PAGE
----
Managing a landfill along one of the world’s prettiest coastlines is tricky. Unsurprisingly thousands of seagulls a day visited and then flew to a nearby beach to poop up a storm of contaminants. This of course enraged the locals. The engineers tried flares and fireworks, but the birds were undeterred. Dogs failed. Eagles nested nearby but were too busy with their hatchlings to stop in every day. Then the managers brought out the big guns: Daily, a falconer comes by with his birds. The seagulls have disappeared. It’s not a volunteer job, the falconer apprenticed for seven years with a master, and he can now charge up to $250,000 annually. It’s not just the beachcombers who are happy: The facility workers no longer have to wear hard hats outside, and the trucks aren’t covered with guano.

What happens to the food scraps that have been diverted from the landfills?

In the past eight years, some sections of the landfill have grown 100 feet. Hopefully that rate of growth will decrease drastically, as 45 percent of our garbage is organic and will now be diverted to compost. After the paper, glass, plastic, and metal have been filtered out for recycling, the remainder, mostly food, is fed into the Anaerobic Digester: a large tank, like a shipping container with no oxygen, where bacteria process the food and the methane can’t escape.

When the facility started up, they needed a strong dose of bacteria. For the first batch they used human feces, then they switched to cow dung. Now that they have a mature team of bacteria, as long as food is placed in the digester, the bacteria live on to do their job of making compost. Fun fact: As the bacteria matured, the smell changed from one of manure to one of ammonia, like cat urine.

For nearly two months, each load of organics stew in a hot tank of bacteria. Occasional mixing confirms there are no dry pockets. It sounds pretty low tech, but everyday, onsite employees from the Dutch company that makes the machines, Van Dyk, digitally analyze the waste, confirming it’s being properly processed. If not, they recalibrate by adding more water, bacteria, or heat.

After two months, the material is shaken in giant sieves to sift out stones and small pieces of glass. It’s then moved outdoors to cure in the sun, drying up as much liquid as possible to reduce the size and the smell for easy shipping of the compost.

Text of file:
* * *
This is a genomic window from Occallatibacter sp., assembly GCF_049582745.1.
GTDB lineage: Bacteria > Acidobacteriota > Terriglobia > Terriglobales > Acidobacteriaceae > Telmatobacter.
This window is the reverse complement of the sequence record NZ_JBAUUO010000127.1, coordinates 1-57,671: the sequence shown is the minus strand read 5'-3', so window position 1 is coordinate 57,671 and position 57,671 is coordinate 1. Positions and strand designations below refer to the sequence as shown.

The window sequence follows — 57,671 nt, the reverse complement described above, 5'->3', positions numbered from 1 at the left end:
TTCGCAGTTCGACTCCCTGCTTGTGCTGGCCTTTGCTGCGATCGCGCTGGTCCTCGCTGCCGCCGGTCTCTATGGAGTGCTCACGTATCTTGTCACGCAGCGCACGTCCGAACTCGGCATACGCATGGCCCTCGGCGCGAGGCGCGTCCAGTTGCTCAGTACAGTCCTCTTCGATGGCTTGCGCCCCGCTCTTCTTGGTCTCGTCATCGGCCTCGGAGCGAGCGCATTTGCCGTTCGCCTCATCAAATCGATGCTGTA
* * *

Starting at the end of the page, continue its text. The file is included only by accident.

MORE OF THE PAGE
Some more good news: Unlike most places that landfill tissue, Santa Barbara adds it to the food scraps in the Anaerobic Digester to be made into compost.

Who uses this compost?

The most popular crops in Santa Barbara are broccoli and strawberries, known as row crops. As small pieces of glass could have gotten past the filters, this compost can’t be used in row crops. But it can be used on the county’s avocado and citrus orchards as well as ranches ravaged by wildfire. Cannabis farms are also eligible for compost from our trash.

What happens to the gases given off by the Anaerobic Digester as it makes compost?

The methane in the tanks is sold to the electric company to power homes. By composting food instead of landfilling it, this facility captures the same amount of methane that would be given off by 22,000 cars. This process of burning the methane for electricity has only two biproducts, oxygen and carbon dioxide, which are a whole lot less damaging to the environment than methane.

What’s the takeaway message?

Sam Dickenson and Carlyle Johnston are the passionate men behind this incredible feat of conservation. No system is without repercussions, they reminded us. The consequences came as a big surprise to me. For instance, they said, substituting paper packaging for plastic seems like a smart alternative, but that too comes with risk: loss of trees and, sadly, paper production has a higher carbon footprint than plastic.

Sam and Carlyle’s message was: Reduce consumption. Recycling should be the last option.

If you’re as hooked on the story of trash as I am, read on for more tasty tidbits:

1. Airports use falconers too.

2. Organic trash from coastal areas with lots of seafood gives off almost as much toxic sulfur as burning oil.

3. This facility has two streams that make methane: the landfill and the composter. Landfill methane is better for making electricity than compost methane.

4. Counties that burn methane, releasing it into the atmosphere instead of making it into electricity, try to reduce the toxicity of the methane, by filtering it through heated water or steel wool or wood chips. The bad molecules stick to the material emitting less methane.

5. Methane testing is done by people walking through the area around the facility. They gauge the methane levels by using testing wands and sticking them into wells. Drones can also test.

6. Landfill trash is layered: 10 feet of trash, 10 feet of dirt. Instead of dirt, Santa Barbara occasionally uses construction waste. Unfortunately, drywall has its own off-gassing problems.

7. Tarps cover open landfill sections at night to keep out the animals. When a landfill section is full (three to four days of trash) it’s covered with dirt that is dynamited off the surrounding hills.

8. Should I wash my recyclables? Yes and no. The only reason to wash them is to keep paper and cardboard clean for recycling, but water damage to paper turns it from a recyclable to a compostable. All other recyclables are melted and will burn off the food. Is it worth using a gallon of water to wash out a peanut butter jar? That’s debatable.

9. Twenty percent of trash that is in the regular bin should have been put in the recycling bin.

10. Cardboard usage increased exponentially during the pandemic.

11. Affluent Santa Barbara has twice the average trash per person than its less wealthy neighbors. Tourism adds a lot of trash too.

After the tour we had a picnic lunch at nearby Gaviota beach park.